In “Fetch,” written by Lauren-Shannon Jones and directed by Samantha Cade, a final flight on a doomed aircraft plays with metaphorical, eschatological, and theatrical possibilities. Eavesdropping in on the end of days, or the end of this day at least, nothing is ever quite what it seems. A ships container becomes an aircraft as installation intersects with performance. Meanwhile earphones convey information in the absence of performing bodies. Yet perhaps, in the end, it's what’s not seen that's really doing most of the work.
“Fetch’s” building blocks are deceptively simple. A series of aircraft chairs placed inside a ships container suggests, rather than replicates, the experience of sitting on a plane. Fenna Von Hirschheydt’s sinister lighting design might subtly reference the experience, but, like Jones and Cade, she’s somewhere else she’s taking you. As does Leon Henry’s hard working sound design which conveys everything through headphones. Sat in the middle seat in the dark, a hyperrealist monotony sets in as the plane takes off, replete with crying kids, snarky air hostesses, and the two people, one sat either side of you, who insist on talking. About dead fathers and decaying teeth, fears of flying and of flying too much. It’s all intimately real. But in the world of “Fetch” realism often proves unreal. What’s hidden in the dark is where the real power lies.
Momentarily claustrophobic, initially feeling like being placed inside a sensory deprivation unit, “Fetch” suggests an experience very much about to take place in the body. But the body, it turns out, is not what it’s really working on. A series of guided meditation exercises teach you to control your anxiety. Or how to escape into a kind of blue skies, La La Land that refuses to recognise the real horrors surrounding us before becoming a horror itself. Like any guided exercise, it soon risks you dropping off or zoning out. As do the opinionated conversations talking data collection, sustainability, and deja vu. Yet you soon come to suspect that this semi-sleeping state might be intentional as the experience shifts between the hyperreal and the dreamlike, between that which can be imagined for being heard, and that place beyond imagination where darker things flourish on the periphery. Like a Fetch. An apparition or double of a living person, believed to be a warning of that person's impending death.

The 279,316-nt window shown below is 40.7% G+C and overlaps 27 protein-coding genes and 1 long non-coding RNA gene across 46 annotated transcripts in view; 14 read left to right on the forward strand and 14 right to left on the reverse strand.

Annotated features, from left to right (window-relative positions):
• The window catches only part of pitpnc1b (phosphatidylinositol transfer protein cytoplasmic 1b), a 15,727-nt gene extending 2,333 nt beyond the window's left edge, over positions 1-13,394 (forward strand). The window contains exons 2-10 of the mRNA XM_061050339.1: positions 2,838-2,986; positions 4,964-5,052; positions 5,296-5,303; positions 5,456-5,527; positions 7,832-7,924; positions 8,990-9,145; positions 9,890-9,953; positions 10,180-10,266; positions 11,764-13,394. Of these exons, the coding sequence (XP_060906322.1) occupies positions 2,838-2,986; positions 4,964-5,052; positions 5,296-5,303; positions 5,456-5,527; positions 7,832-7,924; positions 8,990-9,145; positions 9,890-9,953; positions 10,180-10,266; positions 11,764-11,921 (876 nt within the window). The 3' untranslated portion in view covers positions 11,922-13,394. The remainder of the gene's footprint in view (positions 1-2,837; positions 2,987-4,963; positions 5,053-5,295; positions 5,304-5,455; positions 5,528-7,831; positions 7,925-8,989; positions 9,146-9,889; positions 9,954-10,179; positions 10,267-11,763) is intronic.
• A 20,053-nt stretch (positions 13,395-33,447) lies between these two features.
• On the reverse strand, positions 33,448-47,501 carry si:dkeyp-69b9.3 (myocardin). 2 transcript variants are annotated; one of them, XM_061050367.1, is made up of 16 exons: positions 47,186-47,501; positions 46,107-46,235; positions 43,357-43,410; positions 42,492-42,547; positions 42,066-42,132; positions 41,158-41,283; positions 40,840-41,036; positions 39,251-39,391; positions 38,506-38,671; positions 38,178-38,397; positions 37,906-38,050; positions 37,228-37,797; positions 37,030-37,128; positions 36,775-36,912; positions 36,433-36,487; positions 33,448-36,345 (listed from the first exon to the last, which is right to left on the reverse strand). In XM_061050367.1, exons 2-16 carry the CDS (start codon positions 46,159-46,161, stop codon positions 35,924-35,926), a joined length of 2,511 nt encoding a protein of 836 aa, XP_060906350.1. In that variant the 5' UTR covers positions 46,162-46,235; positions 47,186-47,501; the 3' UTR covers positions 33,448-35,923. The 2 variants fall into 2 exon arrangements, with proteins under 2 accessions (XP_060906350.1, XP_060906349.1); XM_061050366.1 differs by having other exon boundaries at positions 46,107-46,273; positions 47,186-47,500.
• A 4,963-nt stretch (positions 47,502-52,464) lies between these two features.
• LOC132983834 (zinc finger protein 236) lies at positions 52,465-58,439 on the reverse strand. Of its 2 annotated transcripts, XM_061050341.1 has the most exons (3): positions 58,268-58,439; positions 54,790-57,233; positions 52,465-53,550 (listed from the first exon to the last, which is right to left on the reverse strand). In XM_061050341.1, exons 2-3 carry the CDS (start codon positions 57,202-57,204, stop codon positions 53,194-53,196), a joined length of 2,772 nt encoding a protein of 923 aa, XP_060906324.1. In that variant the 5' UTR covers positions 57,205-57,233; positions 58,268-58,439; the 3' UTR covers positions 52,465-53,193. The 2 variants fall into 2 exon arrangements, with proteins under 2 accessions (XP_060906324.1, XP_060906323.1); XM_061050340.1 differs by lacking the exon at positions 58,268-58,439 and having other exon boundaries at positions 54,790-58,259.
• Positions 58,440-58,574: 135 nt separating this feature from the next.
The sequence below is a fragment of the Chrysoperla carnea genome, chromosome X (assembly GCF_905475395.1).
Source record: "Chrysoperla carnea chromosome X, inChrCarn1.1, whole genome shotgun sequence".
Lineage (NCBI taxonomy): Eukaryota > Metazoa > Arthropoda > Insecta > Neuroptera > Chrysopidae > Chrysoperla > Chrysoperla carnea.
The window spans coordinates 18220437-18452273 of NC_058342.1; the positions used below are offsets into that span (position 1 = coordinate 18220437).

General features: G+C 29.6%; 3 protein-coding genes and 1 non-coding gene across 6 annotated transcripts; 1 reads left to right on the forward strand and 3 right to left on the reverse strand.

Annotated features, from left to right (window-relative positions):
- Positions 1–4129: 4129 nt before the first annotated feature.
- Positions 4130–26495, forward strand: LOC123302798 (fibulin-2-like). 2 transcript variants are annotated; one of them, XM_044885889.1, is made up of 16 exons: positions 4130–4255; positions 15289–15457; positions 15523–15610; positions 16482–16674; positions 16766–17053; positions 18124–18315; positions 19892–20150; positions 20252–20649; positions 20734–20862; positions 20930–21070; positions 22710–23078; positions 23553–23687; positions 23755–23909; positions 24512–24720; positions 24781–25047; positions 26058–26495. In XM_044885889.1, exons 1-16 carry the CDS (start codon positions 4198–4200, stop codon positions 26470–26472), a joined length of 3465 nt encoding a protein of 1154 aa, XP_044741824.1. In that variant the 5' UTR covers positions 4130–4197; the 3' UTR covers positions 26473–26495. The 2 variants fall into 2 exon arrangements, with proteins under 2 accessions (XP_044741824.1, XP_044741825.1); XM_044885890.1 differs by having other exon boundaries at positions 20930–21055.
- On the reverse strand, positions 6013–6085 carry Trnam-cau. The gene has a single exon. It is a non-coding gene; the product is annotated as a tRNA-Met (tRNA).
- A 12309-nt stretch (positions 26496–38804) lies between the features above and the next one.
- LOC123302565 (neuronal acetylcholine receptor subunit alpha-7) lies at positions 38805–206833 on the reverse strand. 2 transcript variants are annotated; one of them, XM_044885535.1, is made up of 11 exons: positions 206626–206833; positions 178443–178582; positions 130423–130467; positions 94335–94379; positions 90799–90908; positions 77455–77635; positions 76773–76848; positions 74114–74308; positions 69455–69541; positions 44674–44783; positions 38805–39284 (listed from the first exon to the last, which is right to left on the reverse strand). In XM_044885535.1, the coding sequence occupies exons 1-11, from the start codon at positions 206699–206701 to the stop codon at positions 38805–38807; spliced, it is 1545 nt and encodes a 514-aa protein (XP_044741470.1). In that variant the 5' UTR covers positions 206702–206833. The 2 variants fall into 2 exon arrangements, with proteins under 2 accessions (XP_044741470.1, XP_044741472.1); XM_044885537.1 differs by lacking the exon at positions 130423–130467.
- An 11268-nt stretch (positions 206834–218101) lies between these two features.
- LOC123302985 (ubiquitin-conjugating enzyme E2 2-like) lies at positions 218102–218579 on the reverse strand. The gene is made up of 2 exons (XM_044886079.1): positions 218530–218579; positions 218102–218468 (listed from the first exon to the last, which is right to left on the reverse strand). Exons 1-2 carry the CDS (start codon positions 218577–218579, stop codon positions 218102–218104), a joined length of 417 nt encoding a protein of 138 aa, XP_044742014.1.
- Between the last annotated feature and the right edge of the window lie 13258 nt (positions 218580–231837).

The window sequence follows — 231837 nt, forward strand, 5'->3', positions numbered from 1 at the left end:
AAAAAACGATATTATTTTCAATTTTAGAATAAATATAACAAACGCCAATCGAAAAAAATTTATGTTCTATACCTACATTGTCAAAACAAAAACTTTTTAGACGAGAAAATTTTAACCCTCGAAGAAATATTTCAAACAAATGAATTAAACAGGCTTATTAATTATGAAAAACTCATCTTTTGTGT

If the notion of the Fetch seems weakly developed, like the container, it’s there to provide an imaginative and metaphorical frame. As with Lauren-Shannon Jones’ previous work, there’s a dark demented quality that brings everything together. Under Cade’s superbly paced direction, “Fetch” drips with primordial darkness, with anxieties always hovering on the fringes of vision. Something Cade proves keenly sensitive to, knowing that the real power of “Fetch” is not in what’s there, but in what’s not seen yet presses against the edges. Even so, as intimate, immersive experiences go, “Fetch” proves decidedly passive. As a body sat listening while nothing happens around you, and nothing happens to you, or because of you, you become less immersed and more an eavesdropping observer. In the immediacy of the theatrical moment you listen, flitting in and out of an experience confined to the head. One which soon undermines the visceral in favour of the cerebral, making the whole experience decidedly less disturbing.
Throughout “Fetch” Jones, a vocal advocate for mental health, marries personal anxieties with existential dread, doubling its power to unsettle. You can argue the coin toss over the end of the world, the existence of ghosts, or whatever arguments the hyperrealist “Fetch” pours into your ear. But be careful you’re not avoiding its deeper darks. The danger of being a ghost still living who doesn’t know it’s dead yet. Or is dying. Trapped in a liminal space you can’t fight or fly from.
”Fetch” by Lauren-Shannon Jones and Samantha Cade, runs as part of Dublin Fringe Festival 2019 at The Lir Academy.
For more information, visit Dublin Fringe Festival 2019 or The Lir Academy.